Skip to main content
Open Access Publications from the University of California

UC Berkeley

UC Berkeley Electronic Theses and Dissertations bannerUC Berkeley

Design Rules Governing Architecture–Transport Relationships in Microporous Materials

  • Author(s): Meckler, Stephen Matthew
  • Advisor(s): Helms, Brett A;
  • Long, Jeffrey R
  • et al.

The rational design of microporous membrane materials enables exceptional control over the pore-network architecture, pore-wall chemistry, and structural rigidity that together dictate selective mass transport. These materials, which vary in structure from randomly packed microporous polymers to highly ordered porous crystals, discriminate between permeating species based on their size as well as their chemical and physical properties. Microporous membranes are not only a promising answer to the economic and environmental costs associated with industrial chemical separations but also a means to enhance the feasibility of incipient clean-energy technologies from carbon capture to electrochemical energy storage. In this dissertation, I discuss the chemical synthesis, membrane fabrication, and performance of state-of-the-art membrane materials to investigate the underlying structure-property relationships tying chemical design to selective mass transport.

In the first part of this dissertation, I describe my work advancing pure polymer membranes through the production of exceptionally rigid backbone chemistries. I present novel thermally rearranged polymer membranes that feature Tröger’s base units as highly rigid sites of contortion along the polymer backbone. This rigidity enhances diffusive selectivity without sacrificing flux, challenging the permeability-selectivity tradeoffs inherent to polymer membranes. The Tröger’s base thermally rearranged polymer membranes exhibit state-of-the-art performance for air separations.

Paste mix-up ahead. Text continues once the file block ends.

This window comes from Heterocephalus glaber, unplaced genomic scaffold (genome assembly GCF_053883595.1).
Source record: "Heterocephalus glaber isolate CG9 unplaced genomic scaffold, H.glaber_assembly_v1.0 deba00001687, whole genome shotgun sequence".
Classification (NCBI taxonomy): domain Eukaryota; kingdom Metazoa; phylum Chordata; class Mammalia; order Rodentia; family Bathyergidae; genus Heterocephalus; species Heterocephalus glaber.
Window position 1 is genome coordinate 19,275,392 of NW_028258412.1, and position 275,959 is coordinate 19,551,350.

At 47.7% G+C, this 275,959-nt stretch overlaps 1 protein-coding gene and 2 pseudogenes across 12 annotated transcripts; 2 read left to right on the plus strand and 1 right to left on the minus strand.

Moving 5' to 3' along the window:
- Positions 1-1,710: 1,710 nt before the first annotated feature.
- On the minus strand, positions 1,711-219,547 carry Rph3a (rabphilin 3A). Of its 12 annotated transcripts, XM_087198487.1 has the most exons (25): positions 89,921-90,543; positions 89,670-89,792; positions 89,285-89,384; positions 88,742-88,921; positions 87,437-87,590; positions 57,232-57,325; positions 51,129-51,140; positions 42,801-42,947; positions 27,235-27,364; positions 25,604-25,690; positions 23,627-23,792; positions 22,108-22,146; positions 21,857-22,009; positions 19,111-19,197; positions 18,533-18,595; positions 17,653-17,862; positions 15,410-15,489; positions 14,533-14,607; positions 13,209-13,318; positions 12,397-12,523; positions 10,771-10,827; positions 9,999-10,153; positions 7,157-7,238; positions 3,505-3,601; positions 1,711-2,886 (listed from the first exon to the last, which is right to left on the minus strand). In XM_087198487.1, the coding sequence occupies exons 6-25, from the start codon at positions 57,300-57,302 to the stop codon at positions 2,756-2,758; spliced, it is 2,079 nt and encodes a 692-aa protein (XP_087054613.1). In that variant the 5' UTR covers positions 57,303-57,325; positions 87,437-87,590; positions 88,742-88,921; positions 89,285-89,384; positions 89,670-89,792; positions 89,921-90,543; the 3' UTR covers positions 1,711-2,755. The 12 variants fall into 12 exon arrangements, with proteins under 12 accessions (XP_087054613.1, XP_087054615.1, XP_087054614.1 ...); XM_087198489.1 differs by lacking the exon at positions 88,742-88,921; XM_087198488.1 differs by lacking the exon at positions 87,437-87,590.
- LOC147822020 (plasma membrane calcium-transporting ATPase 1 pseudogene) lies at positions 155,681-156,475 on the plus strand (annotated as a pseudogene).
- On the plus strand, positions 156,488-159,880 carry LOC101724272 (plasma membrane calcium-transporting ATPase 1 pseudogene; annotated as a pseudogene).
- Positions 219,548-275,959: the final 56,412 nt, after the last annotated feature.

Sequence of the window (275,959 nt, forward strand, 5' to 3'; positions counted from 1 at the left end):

In the second part of the dissertation, I discuss metal-organic framework (MOF)/polymer composites towards overcoming the permeability/selectivity tradeoffs inherent to pure polymers. First, I demonstrate an alternative synthesis of M2(dobpdc), a family of phase-change adsorbent MOFs, that allows for control over the crystal size down to the nanoscale. Then I demonstrate that incorporating the amine-appended nano mmen-M2(dobpdc) into a polymer membrane selectively increases the CO2 permeability. Subsequently, I describe the growth of sub-micron MOF films at a porous polymer surface through the chemical conversion of sacrificial metal-oxide nanocrystals. Layered membranes can access the full potential of the molecular-sieving crystalline components without sacrificing the processability of the underlying polymer layer.

In the final part of this dissertation, I discuss my work characterizing polyelectrolyte binders for controlled ion transport in sulfur cathodes. In this system, unwanted mass transport of polysulfide components is hindered through strong attractive interactions with an ionically charged polymer binder. I ascertain the nature of those interactions through the use of synchrotron X-ray absorption spectroscopy which, when coupled with predictive molecular dynamics simulations, reveals that the polysulfides ring open to crosslink the binder chains.

Main Content
For improved accessibility of PDF content, download the file to your device.
Current View